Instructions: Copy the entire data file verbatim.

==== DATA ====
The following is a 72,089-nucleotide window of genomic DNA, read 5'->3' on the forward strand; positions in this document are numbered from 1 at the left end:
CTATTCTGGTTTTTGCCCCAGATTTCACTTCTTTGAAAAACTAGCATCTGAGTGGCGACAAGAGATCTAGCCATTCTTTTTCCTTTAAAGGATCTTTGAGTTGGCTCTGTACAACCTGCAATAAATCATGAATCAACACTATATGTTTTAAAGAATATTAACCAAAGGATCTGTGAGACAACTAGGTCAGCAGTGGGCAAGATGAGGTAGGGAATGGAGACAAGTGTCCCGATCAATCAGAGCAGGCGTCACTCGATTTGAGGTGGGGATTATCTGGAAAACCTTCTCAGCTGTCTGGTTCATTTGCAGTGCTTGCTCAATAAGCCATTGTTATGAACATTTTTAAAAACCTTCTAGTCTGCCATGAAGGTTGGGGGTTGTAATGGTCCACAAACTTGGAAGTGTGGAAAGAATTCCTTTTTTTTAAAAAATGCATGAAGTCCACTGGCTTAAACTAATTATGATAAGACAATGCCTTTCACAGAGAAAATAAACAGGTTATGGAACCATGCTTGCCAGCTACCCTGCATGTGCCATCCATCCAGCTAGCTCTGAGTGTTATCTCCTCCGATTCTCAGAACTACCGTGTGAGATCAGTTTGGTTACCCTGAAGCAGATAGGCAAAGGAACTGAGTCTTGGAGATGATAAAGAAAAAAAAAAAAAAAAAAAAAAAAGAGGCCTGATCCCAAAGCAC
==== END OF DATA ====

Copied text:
The following is a 72,089-nucleotide window of genomic DNA, read 5'->3' on the forward strand; positions in this document are numbered from 1 at the left end:
CTATTCTGGTTTTTGCCCCAGATTTCACTTCTTTGAAAAACTAGCATCTGAGTGGCGACAAGAGATCTAGCCATTCTTTTTCCTTTAAAGGATCTTTGAGTTGGCTCTGTACAACCTGCAATAAATCATGAATCAACACTATATGTTTTAAAGAATATTAACCAAAGGATCTGTGAGACAACTAGGTCAGCAGTGGGCAAGATGAGGTAGGGAATGGAGACAAGTGTCCCGATCAATCAGAGCAGGCGTCACTCGATTTGAGGTGGGGATTATCTGGAAAACCTTCTCAGCTGTCTGGTTCATTTGCAGTGCTTGCTCAATAAGCCATTGTTATGAACATTTTTAAAAACCTTCTAGTCTGCCATGAAGGTTGGGGGTTGTAATGGTCCACAAACTTGGAAGTGTGGAAAGAATTCCTTTTTTTTAAAAAATGCATGAAGTCCACTGGCTTAAACTAATTATGATAAGACAATGCCTTTCACAGAGAAAATAAACAGGTTATGGAACCATGCTTGCCAGCTACCCTGCATGTGCCATCCATCCAGCTAGCTCTGAGTGTTATCTCCTCCGATTCTCAGAACTACCGTGTGAGATCAGTTTGGTTACCCTGAAGCAGATAGGCAAAGGAACTGAGTCTTGGAGATGATAAAGAAAAAAAAAAAAAAAAAAAAAAAAGAGGCCTGATCCCAAAGCAC